- The Washington Times - Saturday, September 1, 2001

Four lucky ticket holders struck it rich last weekend, but here's the real winner of the $295 million Powerball binge: the government.
Powerball is a multistate numbers racket that would be quashed by the U.S. Department of Justice if it were privately run. Instead, the state bureaucrats behind these get-rich-quick schemes are allowed to ban outside competition — including private slot machines, phone betting, instant pull tabs and card rooms. When it comes to profiting off of the mathematically challenged, you see, lawmakers want the booty all for themselves.
Government-sponsored lottery monopolies in 37 states rake in nearly $40 billion a year. Powerball participants in 21 states and the District of Columbia get 50 cents on the dollar. The feds lend a helping hand by cracking down on other threats to the state lottery industry, such as sweepstakes and Internet gambling. Uncle Sam further rigs the game by exempting state lottery marketing materials from Federal Trade Commission regulations that guarantee truth in advertising. So while government lawyers harass Publisher's Clearinghouse and Philip Morris for preying on vulnerable consumers with "addictive" promotions and products, states are free to mislead the young, old, poor and feeble-minded about the benefits of lottery games and the remote odds of winning.
The states spend an estimated $400 million a year on publicly sponsored ads promising players that "everyone is a winner" and that you can "win every day" with "more prizes" and "better odds." To help ensure that lottery ads reach their at-risk target audience, state officials saturate the airwaves around the first of each month. Why? As an advertising plan for the Ohio Super Lotto explained: "Schedule heavier media weight during those times of the month where consumer disposable income peaks. … Government benefits, payroll and Social Security payments are released on the first Tuesday of each calendar month."
Can you imagine if a tobacco company had a similar marketing plan and got caught with a memo telling ad execs to time their campaigns in order to entice welfare recipients and senior citizens?
If this double standard doesn't bother you, then the public lottery's undermining of core American values — hard work, patience, sacrifice and thrift — should. "I have six kids I have to take care of," Dexter Waiters, 43, told the Associated Press last week. But instead of earning his paycheck the honest way, Mr. Waiters joined a group of bicyclists who squandered two hours trekking from New York City's Central Park to Stamford, Conn., so they could each buy $5 worth of Powerball tickets. "Maybe I could quit my job," Mr. Waiters mused. If he really felt like rolling the dice instead of going to work, maybe he should have just stayed at home and played Yahtzee with his six children.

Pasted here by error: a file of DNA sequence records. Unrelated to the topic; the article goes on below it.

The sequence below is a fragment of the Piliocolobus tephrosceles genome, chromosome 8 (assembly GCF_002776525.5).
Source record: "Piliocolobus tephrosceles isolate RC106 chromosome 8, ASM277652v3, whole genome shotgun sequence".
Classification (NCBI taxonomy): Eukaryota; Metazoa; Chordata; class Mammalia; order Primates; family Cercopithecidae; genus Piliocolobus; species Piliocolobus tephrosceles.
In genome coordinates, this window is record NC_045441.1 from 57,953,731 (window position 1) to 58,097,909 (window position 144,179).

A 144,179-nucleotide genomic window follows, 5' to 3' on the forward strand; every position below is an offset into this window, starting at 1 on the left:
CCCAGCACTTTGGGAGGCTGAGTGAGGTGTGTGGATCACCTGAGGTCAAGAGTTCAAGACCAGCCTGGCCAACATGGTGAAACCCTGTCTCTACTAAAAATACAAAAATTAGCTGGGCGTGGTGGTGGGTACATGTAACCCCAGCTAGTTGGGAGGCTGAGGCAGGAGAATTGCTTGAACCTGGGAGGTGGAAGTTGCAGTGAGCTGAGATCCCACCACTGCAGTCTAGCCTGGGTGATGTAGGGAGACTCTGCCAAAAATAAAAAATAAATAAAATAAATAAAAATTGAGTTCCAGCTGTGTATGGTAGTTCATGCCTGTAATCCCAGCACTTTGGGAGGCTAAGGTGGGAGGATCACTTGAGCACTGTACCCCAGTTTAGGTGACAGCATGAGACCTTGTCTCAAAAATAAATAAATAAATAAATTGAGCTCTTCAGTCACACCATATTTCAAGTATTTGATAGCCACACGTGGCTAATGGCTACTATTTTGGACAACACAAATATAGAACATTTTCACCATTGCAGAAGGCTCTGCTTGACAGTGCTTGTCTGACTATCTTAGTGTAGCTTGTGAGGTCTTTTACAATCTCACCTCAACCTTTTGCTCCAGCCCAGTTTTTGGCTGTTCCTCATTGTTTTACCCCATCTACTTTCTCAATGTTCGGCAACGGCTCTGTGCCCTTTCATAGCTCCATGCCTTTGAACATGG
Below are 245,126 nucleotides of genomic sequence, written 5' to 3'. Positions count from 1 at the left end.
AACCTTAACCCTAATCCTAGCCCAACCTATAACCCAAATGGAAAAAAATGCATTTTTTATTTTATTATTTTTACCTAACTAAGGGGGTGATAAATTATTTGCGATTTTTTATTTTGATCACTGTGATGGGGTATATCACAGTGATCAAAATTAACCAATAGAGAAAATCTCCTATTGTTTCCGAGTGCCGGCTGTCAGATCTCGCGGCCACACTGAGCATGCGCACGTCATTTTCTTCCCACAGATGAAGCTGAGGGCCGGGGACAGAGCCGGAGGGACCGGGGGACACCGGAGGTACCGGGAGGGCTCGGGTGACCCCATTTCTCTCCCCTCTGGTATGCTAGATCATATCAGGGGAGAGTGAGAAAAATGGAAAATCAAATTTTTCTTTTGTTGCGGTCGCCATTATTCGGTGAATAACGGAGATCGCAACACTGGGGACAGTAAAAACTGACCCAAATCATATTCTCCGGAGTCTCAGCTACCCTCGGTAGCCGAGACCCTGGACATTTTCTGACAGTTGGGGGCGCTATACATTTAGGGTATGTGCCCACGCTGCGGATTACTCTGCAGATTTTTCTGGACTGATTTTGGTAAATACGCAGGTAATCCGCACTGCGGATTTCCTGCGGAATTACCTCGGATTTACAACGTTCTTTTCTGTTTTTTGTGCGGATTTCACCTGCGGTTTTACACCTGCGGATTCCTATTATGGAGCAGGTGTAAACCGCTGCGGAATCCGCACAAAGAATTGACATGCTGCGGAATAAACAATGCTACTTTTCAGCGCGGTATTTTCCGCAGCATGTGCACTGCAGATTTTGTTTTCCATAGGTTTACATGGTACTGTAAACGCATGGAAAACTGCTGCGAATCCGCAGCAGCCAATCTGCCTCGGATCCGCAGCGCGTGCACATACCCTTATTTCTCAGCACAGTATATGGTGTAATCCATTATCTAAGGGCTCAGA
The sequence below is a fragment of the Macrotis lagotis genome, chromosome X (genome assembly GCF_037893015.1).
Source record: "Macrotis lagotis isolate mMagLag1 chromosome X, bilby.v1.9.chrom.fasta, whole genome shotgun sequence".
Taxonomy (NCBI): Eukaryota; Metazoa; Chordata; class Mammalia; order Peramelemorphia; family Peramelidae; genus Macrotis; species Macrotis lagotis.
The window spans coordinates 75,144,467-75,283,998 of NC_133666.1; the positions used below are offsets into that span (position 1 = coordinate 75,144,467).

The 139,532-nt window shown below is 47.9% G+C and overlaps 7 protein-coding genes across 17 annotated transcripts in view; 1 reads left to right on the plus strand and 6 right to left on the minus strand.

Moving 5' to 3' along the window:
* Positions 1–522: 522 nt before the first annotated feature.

Promoters of public lotteries sell their wares as harmless entertainment. They've convinced taxpayers it's all in good fun — and "for the children," they claim, since most lottery revenue allegedly goes to education. But there is no evidence that lotteries boost school spending. In fact, an investigative report by Money magazine found that on average, states with lotteries spend a smaller proportion of their budgets on education than states that do not have a lottery.
Many states "earmark" lottery funds for other pet causes, from economic development and mass transit to senior citizens' programs, professional sports stadiums and environmental protection. But state budgeters know earmarking is a sham. All government revenue is fungible. Lottery funds end up supplanting regular income, not supplementing it. As players lose interest, the states must cut the number of prizes, make longer odds, inflate the jackpots and market even more aggressively (and deceptively) to make more money.
In essence, the lottery is a regressive tax on dreamers and dunces. It may be "voluntary," but the rest of us end up paying, too — in the form of a bigger and more hypocritical government incurably addicted to shell games.

Michelle Malkin is a nationally syndicated columnist.

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